Though they have maintained a far lower profile than al Qaeda and ISIS, the Haqqanis have proved remarkably resourceful and resilient. Founded in the early 1970s by Jalaluddin Haqqani, the father of Sirajuddin Haqqani, the syndicate began as a relatively small, tribal jihadist group based in Afghanistan and Pakistan but has used a series of strategic alliances to steadily accrue power and influence. The network now works with nearly every designated foreign terrorist organization operating in Afghanistan and Pakistan, manpower that would cease to exist if not for Sirajuddin’s protection and patronage.

Beginning in the 1990s, the Haqqani network became a semiautonomous entity within the Afghan Taliban, and since 2015 Sirajuddin Haqqani has cultivated a position as deputy emir of the Taliban, designing and executing policy in strategic areas. As shown by Jeff Dressler, a former research analyst for the Institute for the Study of War, the Haqqani network has strengthened its decades-long infiltration campaign in northern areas that the Taliban struggled to capture in the mid-1990s by assassinating local power brokers it views as rivals and by fostering relationships with key foreign fighters.

At the same time, the Haqqanis have cultivated a long-standing relationship with al Qaeda. In the mid-1990s, the mujahideen fighter Yunus Khalis, who was a patron of the Haqqanis, served as a host and enabler to Osama bin Laden in Afghanistan. And beginning in 2008, the since deceased al Qaeda leader Abdul Rauf Zakir became a right-hand man to Sirajuddin Haqqani as they worked to increase both groups’ influence in northern Afghanistan. According to General John R. Allen, the former commander of the U.S.-led coalition in Afghanistan and the U.S. special envoy spearheading the fight against ISIS, few other jihadist groups “sending their rank and file to places like Syria have the close relations with al Qaeda, media savvy, military capability, and technical expertise for suicide attacks like the Haqqani network.”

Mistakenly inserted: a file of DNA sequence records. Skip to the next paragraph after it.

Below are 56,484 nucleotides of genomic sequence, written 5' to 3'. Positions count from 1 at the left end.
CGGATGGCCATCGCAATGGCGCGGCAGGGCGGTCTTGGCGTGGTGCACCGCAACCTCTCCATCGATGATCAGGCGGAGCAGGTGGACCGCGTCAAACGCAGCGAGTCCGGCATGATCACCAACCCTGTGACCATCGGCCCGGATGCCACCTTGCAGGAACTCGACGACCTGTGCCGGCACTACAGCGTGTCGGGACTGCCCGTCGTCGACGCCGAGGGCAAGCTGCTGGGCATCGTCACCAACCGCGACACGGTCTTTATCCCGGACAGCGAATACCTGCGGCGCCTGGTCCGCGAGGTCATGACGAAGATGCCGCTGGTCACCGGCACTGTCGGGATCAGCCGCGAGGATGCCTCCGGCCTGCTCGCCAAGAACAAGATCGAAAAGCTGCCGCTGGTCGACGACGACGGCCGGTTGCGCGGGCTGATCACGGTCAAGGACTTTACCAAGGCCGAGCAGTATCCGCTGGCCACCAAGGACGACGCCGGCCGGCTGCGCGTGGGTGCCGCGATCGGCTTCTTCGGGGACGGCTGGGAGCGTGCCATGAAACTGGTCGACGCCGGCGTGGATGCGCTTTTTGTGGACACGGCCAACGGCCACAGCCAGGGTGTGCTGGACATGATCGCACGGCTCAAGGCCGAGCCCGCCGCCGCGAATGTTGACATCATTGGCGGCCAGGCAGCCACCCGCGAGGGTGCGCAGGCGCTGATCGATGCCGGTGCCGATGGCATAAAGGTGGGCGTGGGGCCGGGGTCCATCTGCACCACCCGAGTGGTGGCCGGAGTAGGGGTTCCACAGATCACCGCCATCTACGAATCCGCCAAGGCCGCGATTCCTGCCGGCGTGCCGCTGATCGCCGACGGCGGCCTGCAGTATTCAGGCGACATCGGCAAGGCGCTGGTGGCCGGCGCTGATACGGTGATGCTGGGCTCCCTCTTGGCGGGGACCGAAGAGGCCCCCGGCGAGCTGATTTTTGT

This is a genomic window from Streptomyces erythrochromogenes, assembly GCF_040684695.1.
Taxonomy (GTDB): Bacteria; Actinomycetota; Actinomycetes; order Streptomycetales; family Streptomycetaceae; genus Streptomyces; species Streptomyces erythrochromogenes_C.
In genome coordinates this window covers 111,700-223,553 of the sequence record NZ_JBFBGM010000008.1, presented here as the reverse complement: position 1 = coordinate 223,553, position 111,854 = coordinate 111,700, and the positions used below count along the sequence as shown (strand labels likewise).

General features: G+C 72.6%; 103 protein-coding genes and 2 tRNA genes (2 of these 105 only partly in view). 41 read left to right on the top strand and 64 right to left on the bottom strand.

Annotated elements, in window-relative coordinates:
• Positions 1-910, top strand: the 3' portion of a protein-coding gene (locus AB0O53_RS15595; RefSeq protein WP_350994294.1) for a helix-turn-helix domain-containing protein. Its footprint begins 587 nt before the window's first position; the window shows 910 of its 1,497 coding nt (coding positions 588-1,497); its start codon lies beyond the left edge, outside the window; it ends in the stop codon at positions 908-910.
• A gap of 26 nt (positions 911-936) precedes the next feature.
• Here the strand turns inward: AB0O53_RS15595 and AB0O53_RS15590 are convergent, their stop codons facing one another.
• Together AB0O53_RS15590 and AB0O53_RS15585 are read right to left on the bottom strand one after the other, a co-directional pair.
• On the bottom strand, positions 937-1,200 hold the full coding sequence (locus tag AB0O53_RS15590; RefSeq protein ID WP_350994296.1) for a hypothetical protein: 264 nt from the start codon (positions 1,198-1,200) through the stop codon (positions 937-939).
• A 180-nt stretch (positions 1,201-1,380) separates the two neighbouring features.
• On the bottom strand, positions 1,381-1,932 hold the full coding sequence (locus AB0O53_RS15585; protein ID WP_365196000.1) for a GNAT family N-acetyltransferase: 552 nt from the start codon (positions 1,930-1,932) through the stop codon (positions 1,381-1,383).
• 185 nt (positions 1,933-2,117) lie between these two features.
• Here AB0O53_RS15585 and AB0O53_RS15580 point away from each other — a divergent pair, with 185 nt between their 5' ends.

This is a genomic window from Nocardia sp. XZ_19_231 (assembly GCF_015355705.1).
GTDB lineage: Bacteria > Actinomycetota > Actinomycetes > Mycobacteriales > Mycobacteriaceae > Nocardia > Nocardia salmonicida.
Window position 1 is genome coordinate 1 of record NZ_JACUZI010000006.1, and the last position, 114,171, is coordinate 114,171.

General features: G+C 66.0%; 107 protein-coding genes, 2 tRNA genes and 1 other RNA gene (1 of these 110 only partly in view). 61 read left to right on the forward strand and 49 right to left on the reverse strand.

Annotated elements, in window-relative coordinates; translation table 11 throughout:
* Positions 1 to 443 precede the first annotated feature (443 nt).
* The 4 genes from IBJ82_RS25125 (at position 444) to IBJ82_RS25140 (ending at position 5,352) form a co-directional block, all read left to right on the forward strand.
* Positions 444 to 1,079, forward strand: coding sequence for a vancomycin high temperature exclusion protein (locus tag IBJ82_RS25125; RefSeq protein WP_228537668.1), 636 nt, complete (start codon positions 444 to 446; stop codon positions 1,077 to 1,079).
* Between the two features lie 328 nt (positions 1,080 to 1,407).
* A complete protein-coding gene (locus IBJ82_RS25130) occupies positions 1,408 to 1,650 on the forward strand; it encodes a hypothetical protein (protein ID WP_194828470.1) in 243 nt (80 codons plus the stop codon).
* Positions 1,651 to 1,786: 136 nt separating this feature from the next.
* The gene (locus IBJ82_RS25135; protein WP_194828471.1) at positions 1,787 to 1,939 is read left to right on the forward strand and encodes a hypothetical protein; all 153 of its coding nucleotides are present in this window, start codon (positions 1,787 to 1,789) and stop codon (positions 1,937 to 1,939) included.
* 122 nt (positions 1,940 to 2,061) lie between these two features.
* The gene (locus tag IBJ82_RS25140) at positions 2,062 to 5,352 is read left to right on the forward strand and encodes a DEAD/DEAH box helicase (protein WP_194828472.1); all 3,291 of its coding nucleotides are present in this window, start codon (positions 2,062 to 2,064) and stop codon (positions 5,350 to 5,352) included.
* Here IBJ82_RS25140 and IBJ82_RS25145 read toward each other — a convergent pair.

There are haunting similarities with the rise of ISIS in Iraq and Syria.
In addition to their astute alliances with the Taliban and al Qaeda, the Haqqanis have long received crucial backing from Pakistan’s Inter-Services Intelligence, or ISI. For years, the ISI has viewed a pro-New Delhi regime taking hold in Kabul as an existential threat and sought to use militant groups in Afghanistan to maintain what it refers to as “strategic depth”—a euphemism for a pro-Pakistan regime in the Afghan capital. In recent years, the ISI has come to view the network’s unique cohesion and reach as offering Pakistan a reliable agent to shape its long-term vision of a “post-NATO” Afghanistan. At the same time, the Haqqanis have also been able to rely on informal backing from other powers seeking to counterbalance the interests of the United States and its allies. At various times in the past, the network has gained tacit support from Gulf states, and more recently from China, Iran, and Russia, which in different ways viewed it as a proxy hedge against the U.S.- and Indian-backed Afghan government before the NATO withdrawal.